“The Grand Budapest Hotel” is writer-director Wes Anderson’s first full-on action picture, replete with gunfights, high-speed chases, great escapes and cliffhangers. Because it’s made by Anderson, though, the movie still pays meticulous care to stacks of bow-tied pink boxes of macaroons, the impossibly deep purple-blue of a concierge’s jacket and rat-tat-tat dialogue that flies so fast it that you often need a couple of seconds to catch up with the jokes.

Detractors of Anderson (“Moonrise Kingdom,” “The Royal Tenenbaums,” “Fantastic Mr. Fox”) – and they are legion – will once again point to the fussiness of the director’s attention to meaningless details and colors, to his emphasis on perfectly balanced framing and his precise, sumptuous set design, all things that in the past have sometimes distracted from the main show.

Not this time, though. The plot of “The Grand Budapest Hotel” is nestled into three separate time frames like a Russian doll: 1985, 1965 and 1932. But it’s the latter that interests Anderson the most, when the manager of the eponymous five-star hotel, M. Gustave (Ralph Fiennes) and his lobby boy (Tony Revolori), embark on a series of adventures in the fictitious Republic of Zubrowka.

These involve a wealthy 88-year-old (Tilda Swinton, sporting a gray mountain of Marge Simpson hair), her greedy relatives and family (including Adrien Brody and a menacing Willem Dafoe) and an invading army that is never identified as Nazis but sports an emblem that could pass for a redesigned swastika (the spurts of violence that pop up during the film, sometimes to startling effect, let you know Anderson is not taking this subject matter lightly).

Fiennes, whose talents have been largely forgotten during the decade he spent playing the noseless Voldemort in the Harry Potter movies, has great fun as the suave ladies’ man and perfectionist who expects nothing but greatness from his charges and knows how to charm a farmer out of his most prized mule.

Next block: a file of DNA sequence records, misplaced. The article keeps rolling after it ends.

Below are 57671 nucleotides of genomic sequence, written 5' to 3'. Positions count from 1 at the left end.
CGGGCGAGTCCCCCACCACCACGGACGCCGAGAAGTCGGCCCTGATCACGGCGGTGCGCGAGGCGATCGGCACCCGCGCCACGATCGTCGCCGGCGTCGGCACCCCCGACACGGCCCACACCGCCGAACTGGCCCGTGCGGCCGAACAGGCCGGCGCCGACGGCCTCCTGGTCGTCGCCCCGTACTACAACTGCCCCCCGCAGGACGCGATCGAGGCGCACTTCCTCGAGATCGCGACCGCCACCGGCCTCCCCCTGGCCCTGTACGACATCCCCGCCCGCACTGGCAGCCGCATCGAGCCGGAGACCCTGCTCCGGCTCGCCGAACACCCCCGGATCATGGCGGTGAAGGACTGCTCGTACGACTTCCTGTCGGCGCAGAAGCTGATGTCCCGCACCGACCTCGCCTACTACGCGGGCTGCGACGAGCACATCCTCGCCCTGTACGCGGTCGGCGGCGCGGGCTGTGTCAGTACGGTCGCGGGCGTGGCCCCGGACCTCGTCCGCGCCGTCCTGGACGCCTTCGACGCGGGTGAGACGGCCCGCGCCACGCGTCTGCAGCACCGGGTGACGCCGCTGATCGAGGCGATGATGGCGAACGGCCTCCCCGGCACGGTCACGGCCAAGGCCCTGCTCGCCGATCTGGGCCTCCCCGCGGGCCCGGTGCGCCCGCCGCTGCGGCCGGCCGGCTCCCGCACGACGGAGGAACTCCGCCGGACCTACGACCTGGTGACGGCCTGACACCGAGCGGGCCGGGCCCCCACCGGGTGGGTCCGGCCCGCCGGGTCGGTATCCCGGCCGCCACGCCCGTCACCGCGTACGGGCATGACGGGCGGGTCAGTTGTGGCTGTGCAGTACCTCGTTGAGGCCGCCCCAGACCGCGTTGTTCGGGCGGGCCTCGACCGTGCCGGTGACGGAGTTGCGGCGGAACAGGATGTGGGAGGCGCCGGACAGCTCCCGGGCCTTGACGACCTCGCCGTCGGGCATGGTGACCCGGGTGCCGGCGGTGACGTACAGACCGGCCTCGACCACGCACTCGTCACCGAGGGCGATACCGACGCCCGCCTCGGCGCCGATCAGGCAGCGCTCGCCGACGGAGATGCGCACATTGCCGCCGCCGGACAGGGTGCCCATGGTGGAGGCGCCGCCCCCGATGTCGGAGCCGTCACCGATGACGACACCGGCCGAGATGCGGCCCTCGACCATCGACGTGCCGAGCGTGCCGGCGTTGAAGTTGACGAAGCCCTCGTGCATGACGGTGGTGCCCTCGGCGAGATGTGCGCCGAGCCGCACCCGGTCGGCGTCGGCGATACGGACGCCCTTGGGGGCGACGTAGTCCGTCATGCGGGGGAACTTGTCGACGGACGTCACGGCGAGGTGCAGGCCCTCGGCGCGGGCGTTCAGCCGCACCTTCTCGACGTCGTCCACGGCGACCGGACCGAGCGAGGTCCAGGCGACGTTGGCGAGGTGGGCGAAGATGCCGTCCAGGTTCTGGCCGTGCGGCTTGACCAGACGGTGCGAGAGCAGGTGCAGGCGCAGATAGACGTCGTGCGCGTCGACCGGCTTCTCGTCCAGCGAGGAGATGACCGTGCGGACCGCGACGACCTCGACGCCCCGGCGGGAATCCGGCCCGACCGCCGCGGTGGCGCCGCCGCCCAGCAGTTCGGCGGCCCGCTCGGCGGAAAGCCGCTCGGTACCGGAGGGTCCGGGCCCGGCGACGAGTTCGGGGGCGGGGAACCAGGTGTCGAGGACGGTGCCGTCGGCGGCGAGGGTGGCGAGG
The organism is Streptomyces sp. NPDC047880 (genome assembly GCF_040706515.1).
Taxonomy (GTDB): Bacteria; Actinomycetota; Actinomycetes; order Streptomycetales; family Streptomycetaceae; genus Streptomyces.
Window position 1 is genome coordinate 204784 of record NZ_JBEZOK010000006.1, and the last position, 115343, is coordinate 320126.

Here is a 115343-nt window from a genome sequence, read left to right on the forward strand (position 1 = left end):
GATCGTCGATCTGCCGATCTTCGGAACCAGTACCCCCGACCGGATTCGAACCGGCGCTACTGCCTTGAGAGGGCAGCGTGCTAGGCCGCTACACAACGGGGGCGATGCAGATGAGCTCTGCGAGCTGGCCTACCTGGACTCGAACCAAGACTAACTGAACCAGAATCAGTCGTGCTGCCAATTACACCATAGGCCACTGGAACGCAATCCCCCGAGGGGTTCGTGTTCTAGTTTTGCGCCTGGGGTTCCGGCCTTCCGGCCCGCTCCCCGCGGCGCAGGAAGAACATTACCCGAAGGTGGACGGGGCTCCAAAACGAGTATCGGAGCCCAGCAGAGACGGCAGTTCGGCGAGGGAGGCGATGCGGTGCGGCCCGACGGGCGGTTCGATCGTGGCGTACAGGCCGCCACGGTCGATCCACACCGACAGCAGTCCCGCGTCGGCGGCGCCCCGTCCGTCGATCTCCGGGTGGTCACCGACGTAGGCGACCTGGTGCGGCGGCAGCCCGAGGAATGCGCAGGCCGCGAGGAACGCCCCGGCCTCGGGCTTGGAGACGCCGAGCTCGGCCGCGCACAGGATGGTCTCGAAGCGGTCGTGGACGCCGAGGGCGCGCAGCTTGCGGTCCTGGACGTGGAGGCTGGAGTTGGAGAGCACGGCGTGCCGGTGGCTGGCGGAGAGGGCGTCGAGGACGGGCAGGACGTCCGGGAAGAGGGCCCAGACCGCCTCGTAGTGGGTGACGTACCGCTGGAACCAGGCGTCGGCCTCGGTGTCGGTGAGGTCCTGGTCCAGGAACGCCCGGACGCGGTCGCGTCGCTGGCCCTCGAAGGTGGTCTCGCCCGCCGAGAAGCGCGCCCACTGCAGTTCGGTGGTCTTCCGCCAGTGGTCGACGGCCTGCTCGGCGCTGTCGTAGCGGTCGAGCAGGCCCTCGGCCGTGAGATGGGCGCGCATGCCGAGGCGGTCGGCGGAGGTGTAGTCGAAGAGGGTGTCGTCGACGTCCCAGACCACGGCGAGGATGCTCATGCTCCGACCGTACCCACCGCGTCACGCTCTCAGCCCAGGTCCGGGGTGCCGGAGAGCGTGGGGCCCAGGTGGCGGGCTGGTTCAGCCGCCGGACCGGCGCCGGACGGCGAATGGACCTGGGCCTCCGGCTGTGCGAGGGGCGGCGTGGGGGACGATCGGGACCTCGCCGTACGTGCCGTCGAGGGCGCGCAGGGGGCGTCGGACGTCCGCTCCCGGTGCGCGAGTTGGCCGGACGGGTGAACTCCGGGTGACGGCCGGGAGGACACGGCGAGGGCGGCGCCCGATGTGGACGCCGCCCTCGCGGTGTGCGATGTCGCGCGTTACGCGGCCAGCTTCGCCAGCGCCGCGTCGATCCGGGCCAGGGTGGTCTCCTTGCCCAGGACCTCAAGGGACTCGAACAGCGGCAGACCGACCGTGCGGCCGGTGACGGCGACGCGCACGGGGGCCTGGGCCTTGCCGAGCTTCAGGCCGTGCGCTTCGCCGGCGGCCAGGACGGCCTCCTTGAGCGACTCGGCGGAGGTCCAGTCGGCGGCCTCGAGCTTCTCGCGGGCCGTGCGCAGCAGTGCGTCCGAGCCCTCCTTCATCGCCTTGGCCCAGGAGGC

The unquestionable lead of this large cast of Anderson stock players, Fiennes hasn’t been this animated and energized since, well, never. There’s great comedy in watching Gustave switch between his various personas, always depending on whom he’s talking to, sometimes at a hairpin turn.


He’s equally resourceful cozying up to hardened criminals (including Harvey Keitel) as he is wooing aging matriarchs who melt at his every compliment. He’s the engine that keeps this elaborate contraption chugging, and The Grand Budapest Hotel proves the actor should try his hand at comedies more often.

But the true star of movie is its director, who uses every conceivable filmmaking trick (including, at one point, some fantastic animation) to make you feel like you’re turning the pages of the greatest pop-up book ever written.

“The Grand Budapest Hotel” careens from one situation to the next, culminating in a frantic half-hour that feels like a highlight reel from Anderson’s career. Perhaps in response to a piece in The New Yorker that claimed he took pleasure killing dogs in his movies (“Moonrise Kingdom,” “The Royal Tenenbaums,” “The Life Aquatic with Steve Zissou” and “Fantastic Mr. Fox” all featured canine deaths), Anderson kills a cat this time, but in a manner so sudden and slapstick that only the most humorless animal lovers won’t laugh.

That goes for the rest of the movie, which dares to confront troubling patches of European history head-on but with a lightness of touch and a frivolous energy so intoxicating, the ugly reality lurking at the edges of the screen never spoils the considerable fun.

The movie is a flume ride through the imagination of one of the most creative minds making movies today, and the pleasure curls your toes. Also, be ready to crave some macaroons.

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